10 Underrated Michael B. Jordan Movies Fans Need to See
We all know Michael B. Jordan from smash hits like "Black Panther" and the "Creed" series, but what about the lesser-known flicks that didn't get the limelight?
1. "Fruitvale Station" (2013)
Before he was a superhero, Jordan starred in this heart-wrenching drama based on real events. Oscar Grant, a 22-year-old from San Francisco, is just trying to get his life back on track. He's got a daughter to look after and a job he's trying not to lose.
On New Year's Eve, he gets into a scuffle at the Fruitvale BART station and is fatally shot by transit police. The day's events leading up to the shooting paint a vivid picture of a young man full of life, making the climax all the more devastating.
2. "Chronicle" (2012)
Yeah, this one's got some sci-fi vibes, and we're here for it. Jordan plays Steve Montgomery, one of three high schoolers who discover a mysterious object underground. They start developing telekinetic powers, lifting objects and even flying.
At first, it's all fun and games — imagine the pranks you could pull with mind powers! But as their abilities grow, things take a dark turn. One of them starts using his powers for darker deeds, forcing Steve and the third friend to confront him.
3. "That Awkward Moment" (2014)
Switching gears to a rom-com, we meet Mikey, played by Jordan, who joins his two pals in making a pact to stay single and just have fun after his wife asks for a divorce. Life has other plans, though. As each guy navigates the dating world, they realize that love isn't something you can schedule or avoid.
It's hilarious and poignant in equal measure, showing that relationships are messy but worth the struggle.
4. "Red Tails" (2012)
Set during World War II, this action-packed film showcases the Tuskegee Airmen, the first African-American aviators in the U.S. military. Jordan plays Maurice Wilson, a fighter pilot dealing with institutional racism within the military while fighting for his country abroad.
This film has dogfights, bomber escorts, and near-death experiences. It's a war movie through and through, giving us a look at the people who put their lives on the line for a country that didn't fully accept them.
5. "Hardball" (2001)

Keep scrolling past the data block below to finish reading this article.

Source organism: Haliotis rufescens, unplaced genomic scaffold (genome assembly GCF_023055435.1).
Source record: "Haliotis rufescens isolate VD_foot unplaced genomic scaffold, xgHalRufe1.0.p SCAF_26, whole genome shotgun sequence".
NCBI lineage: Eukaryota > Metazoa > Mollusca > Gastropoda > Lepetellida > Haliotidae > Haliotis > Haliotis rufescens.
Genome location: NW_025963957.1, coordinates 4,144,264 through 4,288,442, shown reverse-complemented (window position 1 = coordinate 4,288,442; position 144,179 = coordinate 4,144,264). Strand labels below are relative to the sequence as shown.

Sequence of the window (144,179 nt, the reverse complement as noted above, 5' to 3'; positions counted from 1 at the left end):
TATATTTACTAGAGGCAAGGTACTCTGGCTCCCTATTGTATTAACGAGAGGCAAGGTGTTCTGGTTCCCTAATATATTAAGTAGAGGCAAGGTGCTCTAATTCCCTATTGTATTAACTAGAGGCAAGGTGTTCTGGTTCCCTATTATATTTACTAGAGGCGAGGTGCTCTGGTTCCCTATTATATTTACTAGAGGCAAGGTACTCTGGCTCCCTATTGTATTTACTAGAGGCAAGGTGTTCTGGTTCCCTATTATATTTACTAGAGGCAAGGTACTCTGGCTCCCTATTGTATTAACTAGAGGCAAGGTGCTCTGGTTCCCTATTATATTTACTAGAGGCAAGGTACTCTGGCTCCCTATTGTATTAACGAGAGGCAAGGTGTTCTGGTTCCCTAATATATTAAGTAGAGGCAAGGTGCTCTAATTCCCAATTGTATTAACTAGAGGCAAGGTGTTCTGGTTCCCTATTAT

Going way back to one of his earlier roles, Jordan plays Jamal, a member of a Little League baseball team in inner-city Chicago. The team's coach is a gambler in debt who initially takes the job just to pay off his bookies. As the team starts winning, the stakes get higher both on and off the field.
For these kids, the game is more than just a pastime; it's a brief escape from the hardships they face in their daily lives.
6. "Just Mercy" (2019)
In this legal drama, Jordan plays Bryan Stevenson, a Harvard Law graduate who heads to Alabama to defend those wrongly condemned. His main focus is Walter McMillian, a man sentenced to death for a murder he insists he didn't commit. Stevenson hits roadblock after roadblock, facing overt racism and a legal system that seems hell-bent on keeping McMillian on death row.
Stevenson digs deeper and finds crucial evidence proving McMillian's innocence, including testimonies that were suppressed during the original trial.
7. "Vampire in Brooklyn" (1995)
Okay, this is a deep cut, but totally worth it. Jordan was just a kid when he played a minor role in this horror-comedy. Maximillian, the last of a dying breed of vampires, comes to Brooklyn searching for a half-vampire, half-human woman to keep his lineage going.
The film is a rollercoaster ride of funny and frightening moments as Maximillian employs various supernatural powers and tricks to find his potential mate, all while dodging a detective who is on to him.
8. "Pastor Brown" (2009)
In this family drama, Jordan takes on the role of Tariq Brown, son of a dying pastor who wishes for his estranged daughter, Jessica, to take over his church. Tariq has his reservations and struggles with family tensions exacerbated by his father's impending demise.
The film delves into the dynamics of a religious family coping with the heavy expectations of their community while navigating their complicated relationships with one another.
9. "All My Children" (2003–2006)
This one's not a movie, but a TV soap where Jordan cut his teeth. He plays Reggie Porter, a troubled teen who gets adopted by Jackson Montgomery.
This isn't just background music for your grandma; the show dives deep into Reggie's life, involving gang violence, drugs, and family drama. He's wrongly accused of murder at one point and is put on trial, forcing him to navigate a criminal justice system that's often set against him.
10. "Black and White" (1999)
Another early work, but this one's a hidden gem. Jordan plays Mike, a high school basketball player navigating the intricate socio-economic and racial divides in his New York City community. Mike's life becomes the focal point of a documentary by a rich white kid, complicating his relationships and future prospects.